Dundee United cruised past Ross County to Scottish Cup glory in 2010.
But Lee Wilkie insists the Tangerines would have relished a scrap with the Staggies.
Former United skipper, Wilkie, may not have played a part in their glorious run to Hampden, having retired through injury before the Final.
But whilst Craig Levein was still in charge, he played a central role in seeding the fighting spirit that drove United to the success that followed
Wilkie said: “It was a great place to be. Training was as high tempo as games because we had so many personalities and so many winners.
“You couldn’t take training lightly. It was quite aggressive and always on that line of maybe going a little bit too far.
“Most managers want that and Craig Levein definitely loved to stand at the side and watch players go at it in training.
“There were quite a few fallings-out. I got sent off the training field a couple of times, actually!
“That doesn’t happen much but it did with me!”
After Levein’s departure, Peter Houston masterminded United’s Scottish Cup win over County.
Having just quit the game, Wilkie was embarrassed to walk up the Hampden steps with his Cup-winning team-mates.
But, having endured the pain of losing the 2008 League Cup final to Rangers on penalties, life-long fan, Wilkie, now couldn’t be more thankful for the memories.
“I was there for the 1994 Scottish Cup Final and guys like Brewster are total legends with the fans,” Wilkie said as he recalled his history with tangerine finals.
“Maurice Malpas was my favourite player, though. I thought he was excellent.
“I ended up getting called up for Scotland U/21 and he was the coach. I was a bit starstruck!”
He continued: “It was a great day in 2008 up until we got beat on penalties.
“It was a proud moment for me (playing a Hampden final like his heroes) and we did everything really well that day.
“The goals we gave away are what people remember but before that we were dominating them, were the better side and were creating a lot of chances.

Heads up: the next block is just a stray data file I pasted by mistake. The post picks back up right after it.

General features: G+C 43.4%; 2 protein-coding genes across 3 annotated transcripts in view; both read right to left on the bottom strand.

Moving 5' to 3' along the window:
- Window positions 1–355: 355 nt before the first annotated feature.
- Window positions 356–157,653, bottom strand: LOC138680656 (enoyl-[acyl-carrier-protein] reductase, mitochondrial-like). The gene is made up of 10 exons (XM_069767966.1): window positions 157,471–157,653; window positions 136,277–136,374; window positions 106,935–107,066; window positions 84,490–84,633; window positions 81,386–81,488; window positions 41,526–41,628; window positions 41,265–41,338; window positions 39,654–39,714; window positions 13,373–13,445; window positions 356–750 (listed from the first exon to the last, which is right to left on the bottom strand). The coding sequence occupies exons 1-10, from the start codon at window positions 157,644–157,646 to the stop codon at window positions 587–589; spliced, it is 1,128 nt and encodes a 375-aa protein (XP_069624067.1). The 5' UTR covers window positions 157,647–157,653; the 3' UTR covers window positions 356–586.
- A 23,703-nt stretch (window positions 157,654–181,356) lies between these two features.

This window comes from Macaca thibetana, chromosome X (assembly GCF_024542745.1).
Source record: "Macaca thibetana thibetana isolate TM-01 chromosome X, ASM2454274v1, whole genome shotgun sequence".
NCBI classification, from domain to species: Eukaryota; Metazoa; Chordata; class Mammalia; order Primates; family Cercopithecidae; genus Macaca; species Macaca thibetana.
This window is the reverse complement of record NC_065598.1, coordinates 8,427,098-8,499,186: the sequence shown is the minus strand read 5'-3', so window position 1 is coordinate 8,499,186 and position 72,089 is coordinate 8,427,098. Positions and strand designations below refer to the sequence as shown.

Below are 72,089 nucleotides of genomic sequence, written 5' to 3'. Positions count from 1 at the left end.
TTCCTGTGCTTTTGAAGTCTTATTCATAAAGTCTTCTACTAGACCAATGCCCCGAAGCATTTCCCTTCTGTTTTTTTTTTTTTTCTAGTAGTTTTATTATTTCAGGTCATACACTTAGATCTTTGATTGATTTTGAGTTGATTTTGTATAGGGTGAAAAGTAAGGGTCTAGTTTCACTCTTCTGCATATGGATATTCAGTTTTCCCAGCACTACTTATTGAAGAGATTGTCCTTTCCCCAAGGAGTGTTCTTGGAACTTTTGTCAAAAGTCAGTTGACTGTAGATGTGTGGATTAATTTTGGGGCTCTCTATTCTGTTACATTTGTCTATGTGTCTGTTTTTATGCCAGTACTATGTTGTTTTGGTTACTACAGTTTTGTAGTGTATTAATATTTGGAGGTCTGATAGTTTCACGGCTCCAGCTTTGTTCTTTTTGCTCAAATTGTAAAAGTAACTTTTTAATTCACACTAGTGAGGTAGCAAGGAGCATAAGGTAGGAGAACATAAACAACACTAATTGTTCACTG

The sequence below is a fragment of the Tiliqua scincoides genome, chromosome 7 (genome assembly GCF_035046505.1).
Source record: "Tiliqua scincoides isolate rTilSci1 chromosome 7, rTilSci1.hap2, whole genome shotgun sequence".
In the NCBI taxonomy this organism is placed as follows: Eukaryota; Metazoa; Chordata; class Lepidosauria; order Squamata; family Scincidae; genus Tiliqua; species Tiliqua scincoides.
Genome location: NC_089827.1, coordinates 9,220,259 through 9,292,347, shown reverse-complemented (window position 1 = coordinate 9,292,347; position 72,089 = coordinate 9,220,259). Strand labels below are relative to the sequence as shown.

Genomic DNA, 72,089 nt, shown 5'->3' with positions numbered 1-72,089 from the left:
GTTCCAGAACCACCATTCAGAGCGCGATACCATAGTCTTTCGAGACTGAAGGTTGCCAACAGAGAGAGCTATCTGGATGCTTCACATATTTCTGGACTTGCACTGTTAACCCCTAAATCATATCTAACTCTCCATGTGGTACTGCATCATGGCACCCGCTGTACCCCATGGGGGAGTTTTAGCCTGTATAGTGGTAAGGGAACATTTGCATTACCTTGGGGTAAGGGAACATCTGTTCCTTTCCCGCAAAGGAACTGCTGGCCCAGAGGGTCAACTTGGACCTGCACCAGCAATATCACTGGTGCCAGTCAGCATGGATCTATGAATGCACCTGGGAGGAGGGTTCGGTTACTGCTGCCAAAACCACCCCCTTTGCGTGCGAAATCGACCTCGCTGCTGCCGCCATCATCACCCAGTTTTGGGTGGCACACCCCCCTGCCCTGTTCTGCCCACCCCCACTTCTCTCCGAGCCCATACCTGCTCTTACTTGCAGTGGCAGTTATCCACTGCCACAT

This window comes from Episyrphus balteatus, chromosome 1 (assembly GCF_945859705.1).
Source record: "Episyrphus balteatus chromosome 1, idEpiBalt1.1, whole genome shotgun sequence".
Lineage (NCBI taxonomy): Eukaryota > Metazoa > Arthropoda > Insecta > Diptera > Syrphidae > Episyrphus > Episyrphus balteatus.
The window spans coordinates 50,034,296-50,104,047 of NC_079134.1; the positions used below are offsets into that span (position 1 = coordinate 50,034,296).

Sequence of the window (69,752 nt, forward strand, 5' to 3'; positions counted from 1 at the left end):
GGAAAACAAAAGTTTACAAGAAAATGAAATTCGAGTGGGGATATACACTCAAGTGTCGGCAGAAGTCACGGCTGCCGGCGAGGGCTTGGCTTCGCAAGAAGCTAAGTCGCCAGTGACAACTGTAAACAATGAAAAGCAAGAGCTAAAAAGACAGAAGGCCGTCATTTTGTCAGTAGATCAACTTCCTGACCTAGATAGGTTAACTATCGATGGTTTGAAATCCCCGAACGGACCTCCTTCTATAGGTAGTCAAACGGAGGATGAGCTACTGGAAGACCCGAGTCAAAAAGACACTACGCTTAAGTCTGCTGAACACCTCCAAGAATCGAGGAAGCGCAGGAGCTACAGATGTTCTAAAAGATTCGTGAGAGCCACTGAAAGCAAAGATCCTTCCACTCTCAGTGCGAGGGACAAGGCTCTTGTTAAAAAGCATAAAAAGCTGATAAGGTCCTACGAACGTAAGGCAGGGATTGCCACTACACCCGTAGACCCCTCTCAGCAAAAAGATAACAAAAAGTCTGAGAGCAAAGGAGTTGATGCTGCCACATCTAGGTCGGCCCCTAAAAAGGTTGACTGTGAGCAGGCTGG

“A lot of people remember what happened with Mark Kerr flogging the second goal, which is disappointing because he was such a good player for us at that time.
“I probably could’ve done better with the second goal, they were two cheap ones to give away and it almost felt like it wasn’t going to be our day.”
Fast forward to 2010 and David Goodwillie and a Craig Conway double won the Terrors their second Scottish Cup as they swatted Ross County aside 3-0 with Wilkie watching on from the stands.
The 40-year-old admits he had mixed emotions about the experience.
Wilkie added: “I had two emotions about 2010. I was, obviously, extremely grateful to Peter Houston and Andy Webster because they wanted me to be involved.
“I was also a little bit embarrassed almost to go up there and do that because I hadn’t really been a part of the team.
“I felt as if it was just a little bit strange for me to go up there without competing and playing in the game.
“I had a chance to think about it and I didn’t want to throw it back in their face because it was such a good offer from them.
“I’m glad I did it because I was involved and it felt great to be part of that day even with the mixed emotions.
“It was the exact opposite of the Rangers final, it felt like United were destined to win it. As soon as the game kicked off everything was going for them.
“They scored great goals, performed really well and it just felt right.
“It was just a really good time to be involved at the club.”